The territory we unknowingly entered with Ben is more akin to an equatorial jungle. The vegetation is so dense that making headway is arduous, slow, daunting and barely manageable. The variety of the flora and fauna is stunning. And terrifying. It’s crucial to remain focused and attentive every second, even sleep is a luxury during which a certain vigilance must be maintained. Specialized equipment is necessary to survive. Dangers lurk on every branch, flying, crawling, swimming. A brief break from watchfulness could land you in a life or death situation. It’s incredible it’s not for the faint of heart; only small populations live there, and tourists are few and far between.
This is life parenting a child with complex medical, developmental and mental health needs. It’s life on the edge.
We’re a highly specialized bunch, it’s adapt or die here, and adapt we do. We develop skills and equipment to manage our extreme environment, always looking for the next breakthrough. We’re capable and savvy, though a bit more fierce than most civilized populations.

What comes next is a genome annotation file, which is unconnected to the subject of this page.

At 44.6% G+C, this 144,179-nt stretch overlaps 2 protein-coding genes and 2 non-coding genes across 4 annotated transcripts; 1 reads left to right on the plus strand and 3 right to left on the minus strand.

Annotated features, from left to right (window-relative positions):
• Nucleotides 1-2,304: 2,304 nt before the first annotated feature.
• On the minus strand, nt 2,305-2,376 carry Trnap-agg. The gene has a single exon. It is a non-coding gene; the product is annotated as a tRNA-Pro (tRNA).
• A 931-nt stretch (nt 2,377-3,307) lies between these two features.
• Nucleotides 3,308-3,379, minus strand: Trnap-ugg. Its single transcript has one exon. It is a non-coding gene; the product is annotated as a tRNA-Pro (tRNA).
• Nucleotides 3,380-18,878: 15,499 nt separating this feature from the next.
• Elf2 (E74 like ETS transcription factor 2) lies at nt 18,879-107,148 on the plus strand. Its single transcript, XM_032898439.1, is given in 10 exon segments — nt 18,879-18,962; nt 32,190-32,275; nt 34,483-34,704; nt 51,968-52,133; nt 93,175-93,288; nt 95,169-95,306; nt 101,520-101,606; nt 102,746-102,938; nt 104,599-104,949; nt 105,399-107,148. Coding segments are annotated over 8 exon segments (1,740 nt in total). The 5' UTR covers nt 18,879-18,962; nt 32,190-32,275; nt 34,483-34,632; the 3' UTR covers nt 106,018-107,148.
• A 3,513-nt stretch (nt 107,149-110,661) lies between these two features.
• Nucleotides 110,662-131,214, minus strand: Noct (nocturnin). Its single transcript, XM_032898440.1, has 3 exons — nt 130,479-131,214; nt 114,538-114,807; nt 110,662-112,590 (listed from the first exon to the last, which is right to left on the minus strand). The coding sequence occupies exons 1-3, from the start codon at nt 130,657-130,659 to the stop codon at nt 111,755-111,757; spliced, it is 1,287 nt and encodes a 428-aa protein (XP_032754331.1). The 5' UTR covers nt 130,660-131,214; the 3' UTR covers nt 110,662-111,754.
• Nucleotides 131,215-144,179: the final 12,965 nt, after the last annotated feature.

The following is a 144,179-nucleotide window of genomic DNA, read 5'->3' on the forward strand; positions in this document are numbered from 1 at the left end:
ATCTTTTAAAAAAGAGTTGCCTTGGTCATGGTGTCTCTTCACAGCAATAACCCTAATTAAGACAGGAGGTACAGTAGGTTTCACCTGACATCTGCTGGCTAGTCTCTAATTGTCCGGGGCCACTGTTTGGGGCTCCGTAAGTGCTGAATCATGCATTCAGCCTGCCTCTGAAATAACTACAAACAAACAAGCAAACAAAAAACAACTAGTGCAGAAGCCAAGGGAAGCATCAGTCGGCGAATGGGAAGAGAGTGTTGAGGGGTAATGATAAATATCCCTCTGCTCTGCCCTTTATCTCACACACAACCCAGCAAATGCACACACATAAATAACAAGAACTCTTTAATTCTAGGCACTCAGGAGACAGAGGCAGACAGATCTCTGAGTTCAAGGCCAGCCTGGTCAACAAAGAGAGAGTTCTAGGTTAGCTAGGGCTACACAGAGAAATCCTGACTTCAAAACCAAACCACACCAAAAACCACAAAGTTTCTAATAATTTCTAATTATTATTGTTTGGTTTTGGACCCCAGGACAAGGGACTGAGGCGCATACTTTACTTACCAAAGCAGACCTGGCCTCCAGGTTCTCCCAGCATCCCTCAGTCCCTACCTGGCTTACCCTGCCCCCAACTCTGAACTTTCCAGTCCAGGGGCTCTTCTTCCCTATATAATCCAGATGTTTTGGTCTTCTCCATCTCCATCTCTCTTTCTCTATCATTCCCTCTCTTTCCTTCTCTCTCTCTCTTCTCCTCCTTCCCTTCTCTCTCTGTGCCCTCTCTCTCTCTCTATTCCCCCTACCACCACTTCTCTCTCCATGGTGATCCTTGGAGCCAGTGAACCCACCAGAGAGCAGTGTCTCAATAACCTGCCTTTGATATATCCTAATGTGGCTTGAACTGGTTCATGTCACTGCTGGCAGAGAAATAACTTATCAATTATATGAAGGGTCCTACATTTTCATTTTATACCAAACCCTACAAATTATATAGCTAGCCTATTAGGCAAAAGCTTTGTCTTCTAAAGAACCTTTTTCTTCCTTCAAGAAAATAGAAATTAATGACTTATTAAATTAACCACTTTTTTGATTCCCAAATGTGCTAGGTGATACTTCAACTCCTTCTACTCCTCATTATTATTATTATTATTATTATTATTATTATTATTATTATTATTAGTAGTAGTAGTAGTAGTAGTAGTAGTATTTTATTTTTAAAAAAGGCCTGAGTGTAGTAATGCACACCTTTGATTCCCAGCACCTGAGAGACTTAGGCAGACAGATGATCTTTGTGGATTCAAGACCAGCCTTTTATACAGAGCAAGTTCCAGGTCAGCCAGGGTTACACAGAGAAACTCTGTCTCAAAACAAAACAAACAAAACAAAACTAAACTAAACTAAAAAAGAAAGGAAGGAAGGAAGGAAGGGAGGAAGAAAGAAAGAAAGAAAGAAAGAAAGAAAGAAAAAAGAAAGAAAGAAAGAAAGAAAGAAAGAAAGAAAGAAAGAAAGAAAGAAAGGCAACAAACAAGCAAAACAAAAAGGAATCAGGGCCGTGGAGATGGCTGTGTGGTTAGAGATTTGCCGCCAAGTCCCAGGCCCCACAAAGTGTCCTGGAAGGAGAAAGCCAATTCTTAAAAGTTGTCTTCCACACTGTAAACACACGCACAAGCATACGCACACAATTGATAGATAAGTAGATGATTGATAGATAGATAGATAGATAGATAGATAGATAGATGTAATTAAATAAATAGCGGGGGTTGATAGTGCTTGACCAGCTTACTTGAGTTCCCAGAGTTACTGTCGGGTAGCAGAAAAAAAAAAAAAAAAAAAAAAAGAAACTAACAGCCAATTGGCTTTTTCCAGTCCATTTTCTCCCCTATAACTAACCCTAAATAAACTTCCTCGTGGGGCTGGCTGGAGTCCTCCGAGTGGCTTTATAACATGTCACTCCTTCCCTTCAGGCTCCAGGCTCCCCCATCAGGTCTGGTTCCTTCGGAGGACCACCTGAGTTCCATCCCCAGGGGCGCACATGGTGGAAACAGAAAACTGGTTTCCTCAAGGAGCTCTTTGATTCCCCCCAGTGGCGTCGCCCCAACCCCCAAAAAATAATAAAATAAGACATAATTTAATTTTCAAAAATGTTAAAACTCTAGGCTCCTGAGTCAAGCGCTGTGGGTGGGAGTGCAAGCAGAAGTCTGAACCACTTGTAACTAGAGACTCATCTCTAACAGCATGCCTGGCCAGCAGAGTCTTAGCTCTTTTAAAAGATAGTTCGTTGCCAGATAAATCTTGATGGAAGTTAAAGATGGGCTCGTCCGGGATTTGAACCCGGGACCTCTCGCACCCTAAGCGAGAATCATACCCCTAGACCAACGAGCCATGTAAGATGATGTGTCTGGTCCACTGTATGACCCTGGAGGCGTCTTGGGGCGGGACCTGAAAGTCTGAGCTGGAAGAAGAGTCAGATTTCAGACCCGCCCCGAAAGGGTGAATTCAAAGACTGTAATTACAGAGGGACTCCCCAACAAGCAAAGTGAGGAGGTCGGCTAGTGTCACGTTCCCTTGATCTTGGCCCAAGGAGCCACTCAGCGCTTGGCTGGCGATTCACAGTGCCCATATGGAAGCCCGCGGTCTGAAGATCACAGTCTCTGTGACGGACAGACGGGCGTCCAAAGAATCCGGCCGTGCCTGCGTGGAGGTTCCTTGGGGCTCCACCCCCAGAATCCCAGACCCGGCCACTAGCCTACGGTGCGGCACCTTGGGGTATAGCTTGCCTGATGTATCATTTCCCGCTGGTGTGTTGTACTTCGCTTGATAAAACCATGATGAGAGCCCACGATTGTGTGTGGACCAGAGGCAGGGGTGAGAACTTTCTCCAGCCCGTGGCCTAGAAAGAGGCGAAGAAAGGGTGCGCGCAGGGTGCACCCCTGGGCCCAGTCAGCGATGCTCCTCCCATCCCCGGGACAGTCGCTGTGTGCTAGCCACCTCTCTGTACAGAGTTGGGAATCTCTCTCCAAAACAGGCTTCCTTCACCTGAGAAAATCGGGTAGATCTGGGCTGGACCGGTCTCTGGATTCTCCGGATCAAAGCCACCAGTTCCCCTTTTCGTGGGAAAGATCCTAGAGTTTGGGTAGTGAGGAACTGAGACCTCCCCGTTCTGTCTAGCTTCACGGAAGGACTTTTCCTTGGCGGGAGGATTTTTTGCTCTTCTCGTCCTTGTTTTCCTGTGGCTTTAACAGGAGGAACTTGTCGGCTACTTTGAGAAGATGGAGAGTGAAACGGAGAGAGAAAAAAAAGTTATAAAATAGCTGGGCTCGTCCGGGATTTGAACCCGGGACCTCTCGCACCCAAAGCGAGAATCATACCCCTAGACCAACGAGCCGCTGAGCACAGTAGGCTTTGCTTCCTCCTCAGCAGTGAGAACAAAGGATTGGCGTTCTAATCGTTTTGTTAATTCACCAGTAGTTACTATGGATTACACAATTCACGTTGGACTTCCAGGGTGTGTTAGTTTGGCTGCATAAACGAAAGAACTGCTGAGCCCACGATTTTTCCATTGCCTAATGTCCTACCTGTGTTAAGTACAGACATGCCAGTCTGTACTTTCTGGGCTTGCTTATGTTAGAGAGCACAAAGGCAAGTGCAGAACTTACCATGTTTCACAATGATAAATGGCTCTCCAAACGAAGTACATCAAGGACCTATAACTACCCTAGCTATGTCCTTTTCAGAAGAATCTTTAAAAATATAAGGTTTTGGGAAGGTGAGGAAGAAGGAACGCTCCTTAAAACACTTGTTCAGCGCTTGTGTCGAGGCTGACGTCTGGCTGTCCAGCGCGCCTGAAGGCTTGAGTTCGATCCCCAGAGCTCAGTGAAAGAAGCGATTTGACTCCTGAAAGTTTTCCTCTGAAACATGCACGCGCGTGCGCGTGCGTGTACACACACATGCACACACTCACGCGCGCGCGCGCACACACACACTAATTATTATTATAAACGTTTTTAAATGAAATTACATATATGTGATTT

In the welcome to Holland poem, the comparison is Italy to Holland, but if you were planning a trip to Italy, imagine how woefully unprepared you would be in the jungle. Even for us, planning another trip to Arizona, would be completely lacking in equipment and skills for the actual journey we’re on.
That’s where this analogy differs from the Holland analogy. This isn’t a trip that we’re fairly well prepared for, this is being dropped into a place where we don’t have the knowledge, skillset or equipment to survive, we have to ad lib the whole thing; our only skillset is improvisation and the will to survive.
The most implausible part of it all is that we actually succeed at it; by sheer determination, fueled by passion and love.